Older couple survives three Hamas assaults on home in Kibbutz Yitzhak
Vivian Roitman (center) with her neighbors, Louis and Carla, who along with 3 other members of their family were kidnapped by Hamas terrorists and taken to the Gaza Strip on Oct. 7, 2023. Credit: Courtesy.

By Etgar Lefkovitz

(JNS) “You’re not going out. You are not going out.”

Those were 63-year-old Vivian Roitman’s fateful words to her 72-year-old husband Menachem on the morning of Oct. 7, after the Hamas terrorists who had ransacked their home in southern Israel and failed to open the door to the safe room in which they were hiding had left the house.

She didn’t know it then, but the terrorists would be back less than two hours later for another attempt to murder or kidnap them, and then again for a third attempt some two hours after that.

“I cannot believe we made it out alive,” she told JNS on Thursday.

The nightmare begins

Israel’s national nightmare started at about 6:30 a.m. on Saturday when sirens warning of incoming rockets went off in Kibbutz Nir Yitzhak, one of nearly two dozen locations Hamas terrorists from Gaza would shortly overrun in what would turn out to be the most lethal attack on Israel in the last half-century. The couple went to their sealed room along with their dog.

“We knew what we were supposed to do,” said the Argentinian-born Roitman, having endured repeated Palestinian rocket attacks since she moved to the border farming community from Buenos Aires over four decades ago. “We thought it would just be a matter of minutes,” she added.

But as the minutes passed, the couple was notified by the kibbutz’s security detail not to leave their secured room.

“Something was different this time,” she said. “It was more than rockets.”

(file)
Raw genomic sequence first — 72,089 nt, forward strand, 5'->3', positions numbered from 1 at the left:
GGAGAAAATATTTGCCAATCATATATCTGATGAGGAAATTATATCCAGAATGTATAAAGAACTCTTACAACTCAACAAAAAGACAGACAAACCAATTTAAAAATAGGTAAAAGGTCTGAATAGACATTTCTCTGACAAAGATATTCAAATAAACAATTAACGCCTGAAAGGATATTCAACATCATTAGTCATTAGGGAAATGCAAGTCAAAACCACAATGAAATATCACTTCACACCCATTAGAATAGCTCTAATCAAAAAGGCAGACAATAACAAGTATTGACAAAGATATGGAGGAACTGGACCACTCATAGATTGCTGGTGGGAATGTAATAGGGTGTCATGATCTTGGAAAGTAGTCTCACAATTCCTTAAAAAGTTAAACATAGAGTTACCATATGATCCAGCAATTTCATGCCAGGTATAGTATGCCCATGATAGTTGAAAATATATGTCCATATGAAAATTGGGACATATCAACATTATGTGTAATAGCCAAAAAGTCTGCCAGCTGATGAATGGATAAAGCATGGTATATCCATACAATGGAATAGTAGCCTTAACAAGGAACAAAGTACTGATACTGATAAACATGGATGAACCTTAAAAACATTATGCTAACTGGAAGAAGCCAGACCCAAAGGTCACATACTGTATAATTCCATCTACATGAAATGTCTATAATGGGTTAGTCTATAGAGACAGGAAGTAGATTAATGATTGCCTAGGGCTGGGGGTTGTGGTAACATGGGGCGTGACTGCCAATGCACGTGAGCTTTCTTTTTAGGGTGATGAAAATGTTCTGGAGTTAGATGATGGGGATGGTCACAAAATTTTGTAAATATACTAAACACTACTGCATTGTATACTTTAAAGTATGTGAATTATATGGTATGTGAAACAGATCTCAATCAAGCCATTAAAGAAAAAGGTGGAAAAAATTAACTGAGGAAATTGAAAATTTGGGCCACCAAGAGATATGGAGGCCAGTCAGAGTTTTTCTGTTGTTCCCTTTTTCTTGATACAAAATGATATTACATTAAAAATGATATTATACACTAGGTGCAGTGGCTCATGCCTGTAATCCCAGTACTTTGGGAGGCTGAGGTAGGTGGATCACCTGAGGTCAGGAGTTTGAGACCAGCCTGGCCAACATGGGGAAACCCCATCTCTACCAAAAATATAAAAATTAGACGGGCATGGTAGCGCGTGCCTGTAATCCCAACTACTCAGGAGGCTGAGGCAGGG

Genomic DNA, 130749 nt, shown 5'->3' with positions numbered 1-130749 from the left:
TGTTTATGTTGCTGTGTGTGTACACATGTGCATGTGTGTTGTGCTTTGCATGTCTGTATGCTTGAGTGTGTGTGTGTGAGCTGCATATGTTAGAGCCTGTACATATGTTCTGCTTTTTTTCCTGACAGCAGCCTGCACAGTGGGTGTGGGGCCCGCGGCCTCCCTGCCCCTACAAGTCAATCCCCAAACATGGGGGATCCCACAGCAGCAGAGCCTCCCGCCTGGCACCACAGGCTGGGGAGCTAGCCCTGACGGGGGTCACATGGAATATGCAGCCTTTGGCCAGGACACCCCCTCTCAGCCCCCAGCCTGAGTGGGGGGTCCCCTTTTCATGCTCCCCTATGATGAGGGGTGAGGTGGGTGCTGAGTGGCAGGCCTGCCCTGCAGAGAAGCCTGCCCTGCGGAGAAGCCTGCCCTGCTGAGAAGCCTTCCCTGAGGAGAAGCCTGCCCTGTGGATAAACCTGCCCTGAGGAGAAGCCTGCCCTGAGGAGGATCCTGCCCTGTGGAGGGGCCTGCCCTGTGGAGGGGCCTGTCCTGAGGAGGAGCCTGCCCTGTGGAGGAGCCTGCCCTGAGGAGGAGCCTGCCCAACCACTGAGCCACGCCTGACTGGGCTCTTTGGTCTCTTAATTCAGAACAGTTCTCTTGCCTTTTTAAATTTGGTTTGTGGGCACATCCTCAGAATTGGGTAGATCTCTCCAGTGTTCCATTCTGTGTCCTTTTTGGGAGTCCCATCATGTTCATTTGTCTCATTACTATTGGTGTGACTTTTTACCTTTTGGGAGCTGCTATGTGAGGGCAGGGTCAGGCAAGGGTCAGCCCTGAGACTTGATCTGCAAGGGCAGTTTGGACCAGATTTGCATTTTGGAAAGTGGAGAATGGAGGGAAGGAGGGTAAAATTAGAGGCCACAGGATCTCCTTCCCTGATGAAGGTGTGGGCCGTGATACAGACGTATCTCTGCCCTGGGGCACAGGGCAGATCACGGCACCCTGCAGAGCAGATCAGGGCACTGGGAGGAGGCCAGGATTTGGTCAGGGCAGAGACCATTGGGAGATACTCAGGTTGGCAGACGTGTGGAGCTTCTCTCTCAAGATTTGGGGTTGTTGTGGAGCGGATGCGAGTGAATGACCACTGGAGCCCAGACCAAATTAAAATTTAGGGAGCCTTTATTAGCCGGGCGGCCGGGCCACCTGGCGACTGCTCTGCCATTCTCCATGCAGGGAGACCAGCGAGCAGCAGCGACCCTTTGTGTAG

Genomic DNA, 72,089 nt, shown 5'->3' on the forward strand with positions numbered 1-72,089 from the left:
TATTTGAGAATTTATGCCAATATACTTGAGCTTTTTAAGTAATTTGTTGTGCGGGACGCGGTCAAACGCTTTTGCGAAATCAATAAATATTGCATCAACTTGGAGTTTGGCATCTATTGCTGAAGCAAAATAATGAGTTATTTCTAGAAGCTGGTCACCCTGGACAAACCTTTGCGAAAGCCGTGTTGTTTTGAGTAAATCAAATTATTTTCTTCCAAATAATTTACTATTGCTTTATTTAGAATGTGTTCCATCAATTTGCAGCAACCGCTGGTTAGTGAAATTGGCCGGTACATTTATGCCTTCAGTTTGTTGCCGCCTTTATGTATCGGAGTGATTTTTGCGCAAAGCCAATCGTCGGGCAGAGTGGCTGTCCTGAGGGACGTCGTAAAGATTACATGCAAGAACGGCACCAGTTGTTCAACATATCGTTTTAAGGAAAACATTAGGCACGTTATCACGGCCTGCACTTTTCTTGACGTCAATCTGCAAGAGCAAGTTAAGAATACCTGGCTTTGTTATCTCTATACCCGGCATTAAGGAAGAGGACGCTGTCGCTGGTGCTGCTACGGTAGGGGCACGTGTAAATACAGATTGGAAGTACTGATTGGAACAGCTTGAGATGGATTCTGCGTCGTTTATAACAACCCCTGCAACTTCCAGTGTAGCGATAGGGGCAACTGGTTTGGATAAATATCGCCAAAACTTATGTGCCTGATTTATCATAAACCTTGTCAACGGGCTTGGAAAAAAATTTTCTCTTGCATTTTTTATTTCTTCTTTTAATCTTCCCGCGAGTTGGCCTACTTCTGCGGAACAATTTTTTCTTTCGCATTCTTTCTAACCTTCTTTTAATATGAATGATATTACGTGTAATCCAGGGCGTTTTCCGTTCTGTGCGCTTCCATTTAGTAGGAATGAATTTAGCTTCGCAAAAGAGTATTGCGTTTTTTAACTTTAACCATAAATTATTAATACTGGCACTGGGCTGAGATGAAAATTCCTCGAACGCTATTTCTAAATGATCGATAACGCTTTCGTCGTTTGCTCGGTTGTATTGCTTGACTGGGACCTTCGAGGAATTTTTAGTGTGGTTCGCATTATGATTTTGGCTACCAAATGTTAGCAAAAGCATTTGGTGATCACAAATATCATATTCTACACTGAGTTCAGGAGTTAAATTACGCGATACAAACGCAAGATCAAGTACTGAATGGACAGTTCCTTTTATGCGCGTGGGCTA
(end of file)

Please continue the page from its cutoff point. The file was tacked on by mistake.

Sometime after 10 a.m., the couple heard the screams of Allah Akbar (Arabic for “God is great”), and the shattering of glass. Hamas terrorists had broken into their home.

‘They’re coming in, they’re coming in’

As luck had it, their hardened room had a chain lock, so the terrorists, who were not equipped with explosives like some of the other terror cells did, were not able to break in. They then left the house.

Time went by and Menachem, a veteran of the 1973 Yom Kippur War, wanted to leave the room.

Vivian was having none of it.

“You’re not going out,” she told him. “You are not going out.”

Second attack

An hour and a half later, the terrorists were back, and again they unsuccessfully tried to break into the sealed room. They then left the house for a second time.

Menachem again wanted to leave the room, telling his wife, “It’s OK; they’re not coming back again.”

“I told him: You are not going out,” she recounted.

The third attempt

Sure enough, two hours later the terrorists re-entered the house. This time, they managed to partially open the sealed door—the chain being the only thing between the couple and certain death or capture.

“They’re coming in, they’re coming in,” Menachem screamed, Vivian recalled, adding that they were able to see their attackers through the crack in the door.

Vivian jumped off the bed in the room “like a missile” and somehow managed to pull the door shut, holding on to the handle with her very life. She didn’t move for what felt like an eternity, she said.

“It seemed like 100 years,” she recounted, but some minutes later, the terrorists left their home again. 

The couple remained in the sealed room for over 13 hours, without food, water or a bathroom. Vivian didn’t even text her children about the ongoing horrors.


After 7:30 p.m., the couple got the all-clear from the kibbutz security team. Even then, Vivian wouldn’t leave the room.

“I couldn’t believe it was true,” she said.

Her husband exited first. Only when Israeli soldiers came into her house and her husband told her, “It’s the IDF, it’s the IDF, it’s our soldiers” would she come out.

“I left the room crying and trembling, and the soldiers hugged me,” she recalled.

Her neighbors were not as lucky. They were kidnapped and taken to Gaza, she said — five members of the same family.

“This is not just a war,” said Vivian. “They went house to house to slaughter us.” 

“It’s not even animals, because animals kill for food or because they sense danger.  These barbarians did it for fun,” she said.

Her kibbutz was relatively lucky, she noted, as homes were not burned down as occurred in neighboring communities. Still, as she relived the trauma from a hotel in the southern Red Sea resort of Eilat where the government bused her and other survivors, and where Israeli civilians have offered every possible assistance—a stranger buying her a pair of sandals, for example—she still cannot believe they made it out alive.

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